IF ONLY there were more independent-minded MPs like Kate Hoey who are prepared to put their personal convictions before the orders of party whips.
Not only was the one-time sports minister one of the few Labour MPs who voted against a ban on fox hunting, she wants the proposed “recall” legislation – where politicians can be voted out of office – to be applied to Sinn Fein members who still boycott Parliament, and now she has exposed Ed Miliband’s flawed position on the proposed referendum on Britain’s membership of the European Union.
To many, this issue is a battle between the Tories and Ukip – even more so after David Cameron’s suggested cap on the number of migrants entering this country was slapped down as a non-starter by an intransigent Jose Manuel Barroso, the outgoing president of the European Commission.
It is not. Many on the left of British politics also have deep misgivings about the cost and influence of the EU, not least those voters in the recent Heywood and Middleton by-election who gave Miliband such a bloody nose.
As Hoey was not afraid to point out during a backbench Commons debate which would enshrine Cameron’s promise of a post-election referendum into law, “the majority of Labour voters in the country want a referendum”.
She went further. She said this issue is “a question of trust” and that she “always feel confident” when she is in a minority on the Labour bunches.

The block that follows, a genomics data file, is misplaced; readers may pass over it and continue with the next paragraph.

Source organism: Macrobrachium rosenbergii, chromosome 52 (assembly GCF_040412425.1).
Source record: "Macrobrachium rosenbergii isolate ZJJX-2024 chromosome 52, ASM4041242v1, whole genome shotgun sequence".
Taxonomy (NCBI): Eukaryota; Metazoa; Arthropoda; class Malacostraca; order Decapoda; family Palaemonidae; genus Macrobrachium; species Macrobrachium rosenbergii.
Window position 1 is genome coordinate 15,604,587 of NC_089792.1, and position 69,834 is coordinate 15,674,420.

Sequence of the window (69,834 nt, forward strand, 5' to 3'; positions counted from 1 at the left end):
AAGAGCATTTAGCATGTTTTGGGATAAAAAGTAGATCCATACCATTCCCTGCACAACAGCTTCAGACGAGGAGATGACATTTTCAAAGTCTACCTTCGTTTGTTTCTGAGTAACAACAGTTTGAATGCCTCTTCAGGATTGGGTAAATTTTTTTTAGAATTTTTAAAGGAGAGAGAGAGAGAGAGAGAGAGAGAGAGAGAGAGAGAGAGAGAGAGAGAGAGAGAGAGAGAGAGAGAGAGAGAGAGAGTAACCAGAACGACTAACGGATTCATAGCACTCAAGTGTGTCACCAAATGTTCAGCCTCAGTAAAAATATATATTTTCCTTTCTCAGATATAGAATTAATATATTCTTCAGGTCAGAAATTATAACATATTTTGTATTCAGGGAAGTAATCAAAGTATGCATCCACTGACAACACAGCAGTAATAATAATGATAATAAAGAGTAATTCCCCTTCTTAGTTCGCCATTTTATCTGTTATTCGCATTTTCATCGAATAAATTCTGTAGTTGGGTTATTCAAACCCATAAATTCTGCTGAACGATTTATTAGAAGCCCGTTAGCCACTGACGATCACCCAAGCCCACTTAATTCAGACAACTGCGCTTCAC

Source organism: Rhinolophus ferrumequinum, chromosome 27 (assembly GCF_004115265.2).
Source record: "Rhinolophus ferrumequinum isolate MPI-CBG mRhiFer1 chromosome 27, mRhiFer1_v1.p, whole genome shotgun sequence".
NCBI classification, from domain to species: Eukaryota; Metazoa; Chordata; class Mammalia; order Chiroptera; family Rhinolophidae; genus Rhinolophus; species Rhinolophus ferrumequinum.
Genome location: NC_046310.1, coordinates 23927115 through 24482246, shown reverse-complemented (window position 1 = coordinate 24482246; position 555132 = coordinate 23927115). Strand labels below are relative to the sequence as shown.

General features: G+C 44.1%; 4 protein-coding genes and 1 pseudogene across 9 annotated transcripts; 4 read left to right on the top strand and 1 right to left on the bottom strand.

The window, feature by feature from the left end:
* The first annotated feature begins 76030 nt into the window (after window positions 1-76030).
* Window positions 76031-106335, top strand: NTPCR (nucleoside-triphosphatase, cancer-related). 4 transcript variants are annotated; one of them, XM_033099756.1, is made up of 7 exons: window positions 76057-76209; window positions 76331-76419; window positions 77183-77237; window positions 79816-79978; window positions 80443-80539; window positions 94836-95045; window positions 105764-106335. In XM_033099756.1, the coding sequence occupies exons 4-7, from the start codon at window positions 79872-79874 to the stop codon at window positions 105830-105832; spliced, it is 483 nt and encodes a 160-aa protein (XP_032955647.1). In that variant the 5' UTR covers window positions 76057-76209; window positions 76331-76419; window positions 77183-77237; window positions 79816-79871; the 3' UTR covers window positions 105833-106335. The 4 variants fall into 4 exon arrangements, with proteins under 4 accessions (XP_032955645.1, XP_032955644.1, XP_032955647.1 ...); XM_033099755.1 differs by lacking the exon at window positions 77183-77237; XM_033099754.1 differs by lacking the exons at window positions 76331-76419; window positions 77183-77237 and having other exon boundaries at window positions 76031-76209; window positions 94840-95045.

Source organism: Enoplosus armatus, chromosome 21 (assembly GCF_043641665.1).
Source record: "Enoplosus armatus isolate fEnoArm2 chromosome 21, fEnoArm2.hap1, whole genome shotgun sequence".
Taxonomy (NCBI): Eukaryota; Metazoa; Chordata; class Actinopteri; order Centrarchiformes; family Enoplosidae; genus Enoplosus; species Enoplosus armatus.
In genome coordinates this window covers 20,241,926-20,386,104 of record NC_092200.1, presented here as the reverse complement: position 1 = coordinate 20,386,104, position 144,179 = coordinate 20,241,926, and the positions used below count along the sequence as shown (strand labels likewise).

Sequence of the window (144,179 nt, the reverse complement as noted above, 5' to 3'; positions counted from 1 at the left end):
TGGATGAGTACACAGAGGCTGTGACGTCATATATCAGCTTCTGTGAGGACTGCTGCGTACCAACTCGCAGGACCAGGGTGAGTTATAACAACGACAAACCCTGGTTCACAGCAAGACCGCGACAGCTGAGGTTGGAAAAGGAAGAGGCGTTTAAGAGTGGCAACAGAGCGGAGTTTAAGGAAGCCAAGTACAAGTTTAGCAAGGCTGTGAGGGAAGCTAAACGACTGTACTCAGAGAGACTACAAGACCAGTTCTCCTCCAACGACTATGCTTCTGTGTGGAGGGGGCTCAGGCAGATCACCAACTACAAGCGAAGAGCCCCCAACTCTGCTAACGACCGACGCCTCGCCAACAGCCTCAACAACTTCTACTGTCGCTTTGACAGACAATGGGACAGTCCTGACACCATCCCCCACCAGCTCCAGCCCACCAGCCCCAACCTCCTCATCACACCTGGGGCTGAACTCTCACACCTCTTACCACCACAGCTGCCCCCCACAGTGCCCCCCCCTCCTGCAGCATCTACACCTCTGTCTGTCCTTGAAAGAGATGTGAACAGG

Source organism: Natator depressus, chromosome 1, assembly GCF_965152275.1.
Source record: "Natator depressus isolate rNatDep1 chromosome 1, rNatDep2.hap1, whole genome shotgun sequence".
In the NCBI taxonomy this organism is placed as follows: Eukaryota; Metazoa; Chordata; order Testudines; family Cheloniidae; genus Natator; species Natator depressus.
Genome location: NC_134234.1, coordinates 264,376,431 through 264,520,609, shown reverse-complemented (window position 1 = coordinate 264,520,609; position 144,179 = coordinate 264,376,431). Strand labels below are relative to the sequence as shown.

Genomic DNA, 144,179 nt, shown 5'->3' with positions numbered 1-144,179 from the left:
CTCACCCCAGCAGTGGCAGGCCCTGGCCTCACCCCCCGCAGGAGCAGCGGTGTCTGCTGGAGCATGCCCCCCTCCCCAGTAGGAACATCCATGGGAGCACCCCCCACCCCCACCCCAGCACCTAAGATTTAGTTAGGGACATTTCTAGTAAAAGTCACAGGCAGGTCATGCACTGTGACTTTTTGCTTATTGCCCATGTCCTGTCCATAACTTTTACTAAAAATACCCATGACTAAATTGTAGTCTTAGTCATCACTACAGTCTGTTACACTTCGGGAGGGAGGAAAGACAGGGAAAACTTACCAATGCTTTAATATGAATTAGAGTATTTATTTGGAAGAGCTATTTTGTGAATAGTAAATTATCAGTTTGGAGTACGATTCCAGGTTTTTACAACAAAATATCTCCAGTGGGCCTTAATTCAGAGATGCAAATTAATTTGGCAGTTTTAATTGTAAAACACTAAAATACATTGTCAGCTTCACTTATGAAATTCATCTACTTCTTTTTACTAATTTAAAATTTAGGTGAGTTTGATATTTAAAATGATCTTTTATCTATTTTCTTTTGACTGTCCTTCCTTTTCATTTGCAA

This stems from Miliband’s decision to rule out a referendum unless Brussels demands more powers. His argument is that Britain’s exit from the EU would be disastrous for the economy.
But is Miliband beginning to wobble in the face of hostility from his own members – and fears that the previously safe Labour seats in Rotherham, and others in South Yorkshire, are vulnerable to the Ukip surge that is beginning to have the hallmarks of a protest movement?
Hoey does, and her words are worth repeating. “I am very confident that my party will have a change of mind on this issue, even between now and the general election,” she says.
The question for Ed Miliband could not be more simple. Will he commit to a referendum during the next Parliament on Britain’s continued membership of the European Union? A “yes” or “no” answer will suffice – but the electorate do have a right to know the answer following Kate Hoey’s tantalising remarks.
KEN Clarke, the “big beast” of the Tory party, intervened this week on the matter of the EU and used a radio interview to challenge David Cameron not to pander to “ignorance and bigotry” in a bid to win back Conservative voters who have defected to Ukip. Clarke, who left the Cabinet in the last reshuffle, also accused the media of giving preferential treatment to Eurosceptics at the expense of those like himself, who believe that Britain’s best interests are served by remaining in the European Union.
This is curious. The Yorkshire Post offered the former Chancellor the opportunity this week to expand on his views on on our opinion pages. His secretary said he was “too busy”. A follow-up email has not been answered.